Not too long ago, we used to laugh about the sci-fi elements of wearable technology — à la Maxwell Smart, who talked into phones concealed in more than 50 objects, including a necktie, watch and, most famously, his shoe. Who knew that the bumbling agent from the 1960s TV spy spoof “Get Smart” was years ahead of his time?
While the show was silly, it imagined a world we now inhabit: In April 2015 comes Apple Watch, probably the highest profile “wearable” to go on the market, offering all of the features of smartphones — Facebook updates, weather, email, photos and more — in a smaller, more portable package.
Perhaps no Apple Watch wearer is going to foil an evil KAOS plot, but he or she will be able to test blood glucose (an app on the new watch), track fitness goals, make mobile payments and even open a smart lock on the door at home.
The year of wearable tech
Apple Watch, which is seen as an adjunct to the iPhone, is far from the only contender. In fact, the “wearables” market is poised to be the next big thing on the tech horizon, and by most accounts, this is still an open market. Some are calling 2015 the “year of wearable tech.”
Consumer researchers from NPD Group estimate that wearables hit $475 million in sales in the past year, based on sales in the two categories it follows: smartwatches and full-body activity trackers. Venture capitalists see the potential for some of these items to become indispensable. The market for wearable technology is expected to increase tenfold to as much as $50 billion in the next three to five years according to Credit Suisse.
Wearable tech has already made inroads with tech-savvy, health-conscious consumers who don a Fitbit, Jawbone Up or Nike FuelBand. These wearable devices monitor the wearer’s health, heart rate, sleep patterns and stress levels, and they also offer gentle reminders to get up and move, estimating calories burned.
More than 70 million fitness trackers and health gadgets were sold globally in 2014, and another 68 million are expected to ship in 2015, according to research from Gartner. Although these items have already swept the market, many of them end up in a drawer after three months. Part of the challenge is turning the overwhelming amounts of data into actionable insights that will help guide our fitness and nutrition choices.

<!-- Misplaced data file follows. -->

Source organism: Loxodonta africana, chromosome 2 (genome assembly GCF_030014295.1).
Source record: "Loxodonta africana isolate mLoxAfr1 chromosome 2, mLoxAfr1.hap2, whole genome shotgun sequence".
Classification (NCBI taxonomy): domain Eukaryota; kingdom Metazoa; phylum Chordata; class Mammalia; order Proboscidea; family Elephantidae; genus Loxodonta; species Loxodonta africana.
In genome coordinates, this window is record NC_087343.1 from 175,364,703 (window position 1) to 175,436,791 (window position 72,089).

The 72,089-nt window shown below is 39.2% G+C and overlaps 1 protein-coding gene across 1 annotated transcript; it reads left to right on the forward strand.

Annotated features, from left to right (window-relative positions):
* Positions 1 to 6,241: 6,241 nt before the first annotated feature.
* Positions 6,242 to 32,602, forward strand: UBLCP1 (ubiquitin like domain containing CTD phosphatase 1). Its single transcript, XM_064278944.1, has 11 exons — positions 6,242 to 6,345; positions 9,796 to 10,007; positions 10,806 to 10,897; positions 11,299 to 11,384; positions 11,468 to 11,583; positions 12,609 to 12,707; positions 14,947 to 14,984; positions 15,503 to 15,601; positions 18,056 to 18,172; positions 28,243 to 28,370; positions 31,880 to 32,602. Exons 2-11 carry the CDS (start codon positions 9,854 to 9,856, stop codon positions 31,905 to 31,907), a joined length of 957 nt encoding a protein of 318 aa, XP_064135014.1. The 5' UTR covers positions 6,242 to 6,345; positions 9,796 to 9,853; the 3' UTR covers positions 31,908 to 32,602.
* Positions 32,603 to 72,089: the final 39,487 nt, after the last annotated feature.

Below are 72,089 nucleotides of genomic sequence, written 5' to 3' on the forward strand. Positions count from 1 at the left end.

While these products are selling well, no one quite knows what the next trend will be. At last month’s Consumer Electronics show in Las Vegas, some industry observers were underwhelmed. “Designs are still clunky, and basic functionality of most attempts remain unchanged,” noted one trend forecaster.
Some observers believe wearables manufacturers have been focusing on what’s easy to produce rather than what’s actually useful. According to Jay Morgan, digital creative director of Havas Worldwide, brands need to think about making wearable tech something we don’t have to interact with — just something that’s “going to be a part of your life.”
“Everyone is sure that wearables are going to be huge, but there’s no cohesive narrative about how this will occur,” said Brian Heater of Digitaltrends.com.
What’s in it for the rest of us?
For those of us not obsessed with caloric intake or walking our 10,000 steps, what does the future hold? And what about fashion-conscious people who don’t want to wear a clunky watch?
Apple Watch, with all of its promised gizmos and ability to be customized, is certainly a step in the right direction. Although Apple Watch promises to have success with the usual diehard Apple fans, there is competition coming up behind. Swatch, Sony, Samsung, Alcatel and others are all racing to get their smartwatches to market.
Merging fashion and wearables
Despite wearables’ mediocre showing at this year’s Consumer Electronics Show, investors and fashion brands are flocking to invest in the industry.
- Ralph Lauren launched its Polo Tech shirt at last year’s US Open. The shirt features knitted-in sensors that read biological and physiological information with a comfortable “second-skin fit.”
- Luxottica is pairing up with Intel to develop fashionable glasses that combine its top fashion brands with technology that will allow wearers to access information about their health or location.
- Rebecca Minkoff is getting into the action with a five-piece line of wearable tech items. Her focus is on camouflaging wearables with stylish accents.
- Cartier, Chanel, Citizen, Cole Haan, Fossil, Kate Spade, Marc Jacobs, Michael Kors, Rebecca Minkoff, Tommy Hilfiger, Tory Burch and Tourneau are all exploring wearables opportunities.
And Intel wants to be the chipmaker inside as many wearables as possible. Intel created for inventors an all-in-one chipset, the Edison, and the company is partnering up with Barney’s New York and connecting with hundreds of members of the Council of Fashion Designers of America in the hope of innovating new sell smart fashion items.
With all of these products set to come to the market, the question remains: Who will be the first to put a smartphone in a shoe?
They can call it the Maxwell Smartphone. Just an idea.
Anjee continues to be an insatiable collector of all things retail. She’s a student of culture living next door to future shoppers, whose fleeting trends constantly change the retail landscape … driving retailers, landlords and developers crazy!